Meaning: "Date palm"
Pronunciation: ta-MARR-ah, TAM-ah-ruh
Other forms: Tamar, Tammara, Tamera, Thamar, Tamari
This beautiful Russian name has almost worldwide appeal, being used in Poland, Croatia, Hungary, Italian, and Spain, just to name a few, and a rich history that lends it an almost classic appeal. Tamara comes from Biblical Tamar, a Hebrew name meaning "date palm".
The fruit of the date palm, also know as the Phoenix dactylifera, have been a staple food in the diets of the Middle East and Indus Valley for thousands of years. In Ancient Rome they used the palm fronds from this plant to symbolize victory in triumphal processions, and renderings of these plants can even be seen in frescoes from Pompeii. And for a fun little factoid dates are referenced fifty times in the Bible; twenty times in Qur'an.
The story in the Bible is as dramatic as any soap opera, but I'll try to sum it up fairly quickly - Tamar marries Judah's eldest son Er, but because he is wicked he is killed by God. Tamar then marries his second son, Onan, but he too is wicked and killed. Judah feels that Tamar might be cursed and is thus hesitant to give up his last son, Shelah, to her. So he asks her to wait until Shelah grows older, which she does readily and inn the meantime Judah's wife dies. Judah decides to travel to Timnah to shear his sheep and Tamar, disappointed in Judah for still not giving her Shelah, disguises herself as a prostitute in the hopes to conceive a child of the line of Judah.
Judah falls for it.
He pays for her with a goat, secured by his staff, seal, and cord. Three months later she is accused of prostitution for she is now visibly pregnant. Judah sentences her to be burned to death, but Tamar is clever, and shows him the staff and the seal and the cord of the man who was the father of the child, and he recognizes it as his own. It has a happy ending with Tamar giving birth to twin boys, Perez and Zerah, with Perez being identified as a ancestor of King David's, and in Ethiopic tradition, King of Persia.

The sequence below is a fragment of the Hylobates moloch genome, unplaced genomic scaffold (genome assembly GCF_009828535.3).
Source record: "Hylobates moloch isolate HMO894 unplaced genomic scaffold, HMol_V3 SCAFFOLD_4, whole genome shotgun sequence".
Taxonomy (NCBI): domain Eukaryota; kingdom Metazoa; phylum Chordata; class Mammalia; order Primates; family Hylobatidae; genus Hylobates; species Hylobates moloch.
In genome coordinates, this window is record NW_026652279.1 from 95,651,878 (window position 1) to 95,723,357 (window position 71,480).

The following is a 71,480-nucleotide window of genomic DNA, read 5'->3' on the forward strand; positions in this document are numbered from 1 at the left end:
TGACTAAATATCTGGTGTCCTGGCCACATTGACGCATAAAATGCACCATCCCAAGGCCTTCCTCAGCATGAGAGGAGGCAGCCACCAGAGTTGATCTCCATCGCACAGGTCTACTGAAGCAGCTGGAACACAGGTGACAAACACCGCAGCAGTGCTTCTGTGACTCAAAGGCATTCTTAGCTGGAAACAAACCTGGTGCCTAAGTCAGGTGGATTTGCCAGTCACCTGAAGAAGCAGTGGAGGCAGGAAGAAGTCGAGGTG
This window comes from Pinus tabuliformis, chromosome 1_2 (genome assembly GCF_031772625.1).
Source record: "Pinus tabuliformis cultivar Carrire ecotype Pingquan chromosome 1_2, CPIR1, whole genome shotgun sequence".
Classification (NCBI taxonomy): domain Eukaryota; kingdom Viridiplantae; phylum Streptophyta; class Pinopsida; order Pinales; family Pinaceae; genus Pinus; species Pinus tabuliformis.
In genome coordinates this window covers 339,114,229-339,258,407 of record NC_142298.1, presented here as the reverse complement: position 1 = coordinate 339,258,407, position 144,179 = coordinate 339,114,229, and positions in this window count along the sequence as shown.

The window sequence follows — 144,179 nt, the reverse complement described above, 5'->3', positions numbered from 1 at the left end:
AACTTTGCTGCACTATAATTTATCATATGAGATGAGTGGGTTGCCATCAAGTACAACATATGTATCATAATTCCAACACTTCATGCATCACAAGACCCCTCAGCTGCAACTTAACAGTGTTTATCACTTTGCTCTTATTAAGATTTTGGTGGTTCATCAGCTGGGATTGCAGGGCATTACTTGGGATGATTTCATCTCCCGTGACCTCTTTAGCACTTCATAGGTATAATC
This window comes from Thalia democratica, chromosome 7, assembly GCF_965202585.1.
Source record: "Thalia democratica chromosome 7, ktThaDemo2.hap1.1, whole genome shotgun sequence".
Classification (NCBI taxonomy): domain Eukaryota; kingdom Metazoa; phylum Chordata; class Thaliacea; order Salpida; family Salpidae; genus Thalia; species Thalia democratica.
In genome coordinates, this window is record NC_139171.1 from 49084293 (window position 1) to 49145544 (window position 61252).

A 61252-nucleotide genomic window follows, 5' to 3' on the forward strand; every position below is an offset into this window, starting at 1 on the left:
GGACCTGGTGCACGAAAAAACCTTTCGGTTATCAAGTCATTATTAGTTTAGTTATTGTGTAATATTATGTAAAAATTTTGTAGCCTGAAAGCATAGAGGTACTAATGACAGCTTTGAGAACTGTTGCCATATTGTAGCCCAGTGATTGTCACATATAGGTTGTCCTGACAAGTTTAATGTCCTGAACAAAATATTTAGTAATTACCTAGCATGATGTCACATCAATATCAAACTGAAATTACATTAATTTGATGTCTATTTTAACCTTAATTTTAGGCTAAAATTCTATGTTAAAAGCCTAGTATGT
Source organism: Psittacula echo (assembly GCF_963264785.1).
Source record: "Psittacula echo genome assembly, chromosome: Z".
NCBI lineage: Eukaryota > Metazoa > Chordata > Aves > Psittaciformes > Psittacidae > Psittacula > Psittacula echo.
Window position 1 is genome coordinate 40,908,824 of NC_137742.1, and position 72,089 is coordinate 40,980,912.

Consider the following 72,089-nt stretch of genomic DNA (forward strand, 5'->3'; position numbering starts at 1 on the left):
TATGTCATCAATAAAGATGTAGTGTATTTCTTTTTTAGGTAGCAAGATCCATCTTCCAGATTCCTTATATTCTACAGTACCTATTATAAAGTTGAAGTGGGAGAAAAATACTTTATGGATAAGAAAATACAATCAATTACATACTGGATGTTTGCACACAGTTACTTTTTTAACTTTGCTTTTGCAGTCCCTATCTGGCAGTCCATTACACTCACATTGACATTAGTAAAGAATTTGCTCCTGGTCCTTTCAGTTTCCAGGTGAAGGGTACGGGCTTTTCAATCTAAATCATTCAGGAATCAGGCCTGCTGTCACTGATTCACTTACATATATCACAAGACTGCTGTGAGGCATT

There have been several famous Tamara's - prima ballerina and actress Tamara Toumanova, Israeli Olympian Tamara Metal, Soviet fighter-pilot Tamara Pamyatnykh, and artist Tamara de Lempicka to just name a few.
Pictured above is another prima ballerina, Tamara Karsavina, who was not only considered one of the greatest dancers of her time (her prime rival being Anna Pavlova), but also a great beauty. She also played the title role in "Thamar", a form of her own name, which is used in the Greek and Latin forms of the Bible. Another ballerina from her company, Lydia Sokolova, described her thus: “Tamara Karsavina was one of the rare dancers who gripped your attention whether you were watching her from the stage, from the wings or from the front of the house. I could not bear to miss any movement she made, and was sometimes so reluctant to stop watching her from the wings when I should have been changing my costume, that I was nearly late for my entrance.”